> I believe individual developers who have contributed to the Linux kernel should have the right to enforce the license, if needed.
> On the other hand, such activities must always be oriented to compliance, and compliance only. Collecting huge amounts of contractual penalties is questionable.
To wit, isn't this a dichotomy? Either you make compliance mandatory, or optional. Can you have both of the above? How can you enforce without a threat of penalty?
Instead of invoking par. 4 as the termination clause, McHardy tried to unilaterally revoke the licence which is not allowed by GPLv2.
A lot of recent (last 10 years) in FOSS legal discussion seems to have concluded that personal copyright is the best practice. Every developer with substantially contribution can defend the project in their local legal system. This case seems to imply that we should abandon this practice and return to copyright assignment so that a single legal entity can claim in court to be the legal owner of the complete work.
I believe the real issue may be more of the delianation between different “works”. I. e. is the Linux kernel a singular work, allowing anyone who contributed significantly to claim copyright protection on the whole, or does the plaintiff in this case only have a claim to the specific module they contributed to.
In any case, this was only about the injunction, and the plaintiff’s case probably suffered most from being overly broad. It appears that the missing distinction between versions the plaintiff may or may not have contributed to was also relevant to making a withdrawal the better option, tactically.
As to that motivation, it may be interesting to note that court fees and costs for lawyers differ significantly if a judge ends the procedure with a written ruling vs voluntary withdrawal. I’ve personally seen judges advising the parties of the likely outcome if they were asked to rule, and strongly encouraging one side to think about withdrawing their motions.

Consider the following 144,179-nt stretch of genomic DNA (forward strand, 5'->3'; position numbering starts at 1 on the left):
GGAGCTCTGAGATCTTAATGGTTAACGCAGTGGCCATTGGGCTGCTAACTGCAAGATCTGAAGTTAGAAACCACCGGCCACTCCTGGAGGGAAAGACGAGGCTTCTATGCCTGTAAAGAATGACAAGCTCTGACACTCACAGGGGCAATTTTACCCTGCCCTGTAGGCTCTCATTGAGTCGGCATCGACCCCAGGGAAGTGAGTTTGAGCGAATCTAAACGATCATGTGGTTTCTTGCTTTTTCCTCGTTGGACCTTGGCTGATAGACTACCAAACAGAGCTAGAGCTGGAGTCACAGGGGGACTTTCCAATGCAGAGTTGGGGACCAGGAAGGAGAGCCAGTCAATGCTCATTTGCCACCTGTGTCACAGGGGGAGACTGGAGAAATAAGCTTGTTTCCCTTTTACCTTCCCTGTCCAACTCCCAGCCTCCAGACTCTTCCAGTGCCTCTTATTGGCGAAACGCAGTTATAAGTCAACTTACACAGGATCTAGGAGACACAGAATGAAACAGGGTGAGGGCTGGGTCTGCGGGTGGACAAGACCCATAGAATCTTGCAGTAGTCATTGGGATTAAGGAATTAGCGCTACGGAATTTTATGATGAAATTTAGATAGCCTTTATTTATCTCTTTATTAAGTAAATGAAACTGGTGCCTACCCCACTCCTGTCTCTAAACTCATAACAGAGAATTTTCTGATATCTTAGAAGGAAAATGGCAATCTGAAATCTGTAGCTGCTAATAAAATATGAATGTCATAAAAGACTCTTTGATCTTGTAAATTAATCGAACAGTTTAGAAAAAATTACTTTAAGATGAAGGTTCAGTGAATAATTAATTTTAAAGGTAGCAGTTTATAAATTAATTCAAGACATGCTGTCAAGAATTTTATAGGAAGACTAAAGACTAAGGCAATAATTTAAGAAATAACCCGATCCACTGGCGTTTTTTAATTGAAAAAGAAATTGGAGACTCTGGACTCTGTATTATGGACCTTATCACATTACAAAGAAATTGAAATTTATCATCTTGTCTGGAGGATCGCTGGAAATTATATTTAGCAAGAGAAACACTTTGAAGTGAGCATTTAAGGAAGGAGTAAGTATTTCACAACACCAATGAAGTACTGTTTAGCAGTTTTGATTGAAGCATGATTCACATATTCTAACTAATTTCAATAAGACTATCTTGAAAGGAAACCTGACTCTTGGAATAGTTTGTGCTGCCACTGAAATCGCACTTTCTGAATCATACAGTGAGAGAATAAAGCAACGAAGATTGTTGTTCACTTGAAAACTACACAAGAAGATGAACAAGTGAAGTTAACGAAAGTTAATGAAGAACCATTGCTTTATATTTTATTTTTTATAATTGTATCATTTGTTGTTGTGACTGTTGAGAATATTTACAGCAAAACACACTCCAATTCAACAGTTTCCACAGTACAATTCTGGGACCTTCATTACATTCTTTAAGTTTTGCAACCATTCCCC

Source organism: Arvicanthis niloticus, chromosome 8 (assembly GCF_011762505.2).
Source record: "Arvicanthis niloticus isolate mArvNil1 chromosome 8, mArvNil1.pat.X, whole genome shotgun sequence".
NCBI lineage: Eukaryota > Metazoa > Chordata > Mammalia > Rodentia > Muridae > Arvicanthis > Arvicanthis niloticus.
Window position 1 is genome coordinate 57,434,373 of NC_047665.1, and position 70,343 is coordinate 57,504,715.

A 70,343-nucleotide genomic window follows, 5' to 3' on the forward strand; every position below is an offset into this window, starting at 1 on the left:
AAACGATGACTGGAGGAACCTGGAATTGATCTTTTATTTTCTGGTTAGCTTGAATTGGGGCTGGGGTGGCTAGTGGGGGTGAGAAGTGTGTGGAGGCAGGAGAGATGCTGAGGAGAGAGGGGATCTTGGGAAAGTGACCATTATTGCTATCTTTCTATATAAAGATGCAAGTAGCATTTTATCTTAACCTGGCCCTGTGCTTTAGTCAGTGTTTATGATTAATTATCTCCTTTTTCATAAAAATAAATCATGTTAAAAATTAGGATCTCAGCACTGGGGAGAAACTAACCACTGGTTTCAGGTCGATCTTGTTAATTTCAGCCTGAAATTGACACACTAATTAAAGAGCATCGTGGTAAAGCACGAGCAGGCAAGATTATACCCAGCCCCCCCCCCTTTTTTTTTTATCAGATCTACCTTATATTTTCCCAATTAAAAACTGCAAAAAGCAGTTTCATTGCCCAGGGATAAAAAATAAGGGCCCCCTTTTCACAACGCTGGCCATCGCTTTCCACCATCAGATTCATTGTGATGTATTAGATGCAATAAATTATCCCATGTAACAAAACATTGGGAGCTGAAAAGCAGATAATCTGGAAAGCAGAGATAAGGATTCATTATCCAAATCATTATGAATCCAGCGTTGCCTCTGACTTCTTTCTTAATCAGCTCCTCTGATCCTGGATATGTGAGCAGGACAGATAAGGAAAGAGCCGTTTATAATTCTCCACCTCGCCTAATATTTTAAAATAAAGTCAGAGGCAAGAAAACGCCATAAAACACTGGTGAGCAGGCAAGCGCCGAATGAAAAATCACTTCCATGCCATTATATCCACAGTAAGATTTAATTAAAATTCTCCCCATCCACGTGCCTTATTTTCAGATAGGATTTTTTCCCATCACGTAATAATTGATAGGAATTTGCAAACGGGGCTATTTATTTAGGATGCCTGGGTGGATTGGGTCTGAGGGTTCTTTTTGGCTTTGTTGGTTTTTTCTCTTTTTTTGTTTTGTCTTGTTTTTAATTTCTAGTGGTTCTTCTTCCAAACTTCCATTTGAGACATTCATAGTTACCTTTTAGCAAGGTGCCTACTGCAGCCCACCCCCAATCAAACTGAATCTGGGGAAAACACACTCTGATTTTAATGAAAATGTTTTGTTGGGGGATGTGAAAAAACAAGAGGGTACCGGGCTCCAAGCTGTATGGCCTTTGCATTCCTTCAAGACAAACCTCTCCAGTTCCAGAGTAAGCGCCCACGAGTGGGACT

It seems entirely reasonable to me. A pure reviewer (as opposed to a code contributor) has no copyright claim to the work because the reviewer didn't write it. The court wants to see evidence that the plaintiff does indeed have a copyright claim over the works he claimed he does.
> This case seems to imply that we should abandon this practice...
I don't think so. It simply demonstrates that one cannot bring a claim for copyleft license violation without actually having a copyright interest in the work, which is something we already knew.
I think despite some drawbacks, the "everyone has their own" model is still better but needs some fixes. Probably in form of binding Contributor Guidelines.
In short: The license only governs the rights you give others relating to what you own. You cannot give (or revoke) a license for things you do not own.
Edit: I mean even there is minimal contribution left from Linus in kernel, if he was the plaintiff here, would result be different?
He still cannot claim copyright ownership of the whole though, since he did not create everything in the kernel. Commits from other authors still have their own copyright.
It's Free Software. As long as you adhere to the GPL2, you don't need to take Linus' will in consideration. It's nice if you do, but he can't take back the licence. If he could, it wouldn't be Free Software.
Companies are explicitly trying to make software with different licenses for stuff they actually sell/give to consumers. I would not be surprised if in 10 years, the only major software with GPL used by large companies is all on servers where they are basically no compliance issues.
What is appalling is that the same people that missed the "opportunity" claim that he should have donated the money to a good cause/community/Linux foundation etc.
Of course he did it for the money! To think that he did it for the "good of the community", whatever that is, is simply naive. He saw an opportunity and if there was compliance as a side-product even better.
How about not considering yourself morally superior because he was in for the money and you were not invited to the party?
I like this idea a lot.
McHardy's action is (quite) less commendable than one which would have resulted in him not benefiting directly from the legal loopholes. He is to take the backlash but probably assumed it.
However I don't think the non-action of the rest of people stems from the "moral superiority" but from the lack of inclination or time to assume the fight for GPL compliance without monetary gains.